ANDY O'Brien counted his Reebok blessings last night and actually thanked Harry Redknapp for treating him "like a mug".

The rock-solid defender spent a miserable season under the Portsmouth manager at Fratton Park but says the experience has helped him appreciate the good life with straight-talking Gary Megson.

He is playing regularly again, forced his way back into the Republic of Ireland squad and has helped lay a solid defensive base from which Wanderers are launching their spirited bid for Premiership survival.

But it might have been a lot different if the Whites hadn't made such a shaky start to the season and Sammy Lee hadn't been in such desperate need of a quality centre-back.

"If somebody had said to me six months ago or even longer that I'd have joined a club that was in the UEFA Cup, a big club with fantastic training facilities, a fantastic ground and fantastic supporters, I'd have questioned them," O'Brien confessed as he reflected on the dramatic turn of events.

"Call it what you want, luck or fortune, but here I am preparing for the Manchester City game. I'm playing football, which is what I've always wanted to do since I was seven.

"And I've got Mr Redknapp to thank a lot for that."

O'Brien's bitterness stems not so much from the fact that, in his final season at Portsmouth, he made only three senior starts, although that was frustrating for a player who had always played regularly at his previous clubs, Bradford and Newcastle, and in his first season at Pompey.

What angered him more was Redknapp, pictured right, didn't just tell he didn't want him at Fratton Park.

"I don't think he was honest with me," he said. "He treated me like a mug for quite a period of time at Portsmouth. I was on the bench a few times but I travelled all round the country just to watch games.

"In comparison, when Graeme Souness (the manager who sold him from Newcastle to Portsmouth in June 2005) didn't want me, he rang me up and said I wasn't going to be first choice and he was going to bring another centre-half in.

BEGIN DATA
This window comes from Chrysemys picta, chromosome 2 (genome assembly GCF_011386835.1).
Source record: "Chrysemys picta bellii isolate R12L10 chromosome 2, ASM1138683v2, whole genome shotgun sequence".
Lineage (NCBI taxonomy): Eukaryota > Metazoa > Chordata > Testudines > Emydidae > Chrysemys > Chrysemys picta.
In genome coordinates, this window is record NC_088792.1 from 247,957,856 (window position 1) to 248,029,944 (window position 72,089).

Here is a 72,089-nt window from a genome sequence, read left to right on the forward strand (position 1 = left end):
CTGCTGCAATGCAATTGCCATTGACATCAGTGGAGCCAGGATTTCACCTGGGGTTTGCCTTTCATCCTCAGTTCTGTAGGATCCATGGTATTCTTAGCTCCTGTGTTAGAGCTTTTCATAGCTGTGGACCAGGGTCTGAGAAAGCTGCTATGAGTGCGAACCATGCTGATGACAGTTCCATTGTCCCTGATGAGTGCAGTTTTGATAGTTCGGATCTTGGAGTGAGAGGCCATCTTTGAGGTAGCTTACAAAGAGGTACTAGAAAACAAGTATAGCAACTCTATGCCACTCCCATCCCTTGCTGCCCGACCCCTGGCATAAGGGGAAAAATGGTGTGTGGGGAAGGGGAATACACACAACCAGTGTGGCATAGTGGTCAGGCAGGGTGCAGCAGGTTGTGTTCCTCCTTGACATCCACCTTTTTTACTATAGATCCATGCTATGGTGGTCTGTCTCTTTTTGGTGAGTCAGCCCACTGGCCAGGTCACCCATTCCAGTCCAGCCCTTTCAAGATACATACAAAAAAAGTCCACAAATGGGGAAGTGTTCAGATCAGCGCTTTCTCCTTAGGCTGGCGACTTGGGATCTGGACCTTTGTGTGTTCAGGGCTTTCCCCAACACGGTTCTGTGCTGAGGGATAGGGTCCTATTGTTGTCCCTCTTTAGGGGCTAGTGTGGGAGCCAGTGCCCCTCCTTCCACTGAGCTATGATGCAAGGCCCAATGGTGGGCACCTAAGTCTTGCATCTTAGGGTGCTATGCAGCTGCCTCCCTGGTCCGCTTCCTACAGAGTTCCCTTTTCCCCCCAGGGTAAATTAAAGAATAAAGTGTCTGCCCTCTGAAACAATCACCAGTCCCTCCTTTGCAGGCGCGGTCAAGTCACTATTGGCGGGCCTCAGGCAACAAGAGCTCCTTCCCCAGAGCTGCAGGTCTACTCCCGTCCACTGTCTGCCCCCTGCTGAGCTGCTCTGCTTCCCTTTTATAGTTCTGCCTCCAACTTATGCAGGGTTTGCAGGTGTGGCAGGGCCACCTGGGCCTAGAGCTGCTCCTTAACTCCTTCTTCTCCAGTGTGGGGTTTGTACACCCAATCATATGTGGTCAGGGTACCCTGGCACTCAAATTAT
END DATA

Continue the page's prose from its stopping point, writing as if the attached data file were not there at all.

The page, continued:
"Although I was frustrated and disappointed to hear the news, at least Graeme Souness was straight with me.

"I don't need a lot of TLC or anything like that, I just like to be told how it is."

O'Brien, who was already behind Sol Campbell and Linvoy Primus in the Pompey pecking order, knew life wasn't going to get any easier in the summer when Rednkapp signed Hermann Hreidarsson and Sylvain Distin. But the ultimate snub came in pre-season when the squad numbers were doled out.

"I went from number five to 33, which was the highest number available," he said. "I didn't need anyone to spell it out to me.

"So I'll always be grateful to Sammy Lee for giving me the opportunity."

There was always the chance that, when Lee was sacked just six weeks later, O'Brien might not have been Megson's cup of tea. But life just got better and better under his fellow Yorkshireman, who he now regards as a father figure.

"He reminds me to a certain extent of my dad," said the 28-year-old, who was born and raised in Harrogate.

"He can be very vocal when he wants to be and had another side to him. I don't know if it's a Yorkshire trait or not, but I always said Bobby Robson at Newcastle was like a father figure because he could have a laugh with the players but also had an aura about him. He commanded respect and so does the gaffer here when you see the way he treats people.

"I think you know where you stand with him and that's important. I prefer someone being straight with me.

"He's got a lot of ingredients in his make up. He can have a laugh with you, but he's doing it for a reason because he wants something out of you. And if that doesn't work, he can give you a rocket up your rear end as well.

"Nowadays you have to be almost a psychologist with footballers because they are all different.

"But he has the ability to deal with characters like Dioufy, who is the life and soul of the party, and the quieter members of the squad. He's got time for everybody and that generates a team spirit, which is 50 per cent of the battle."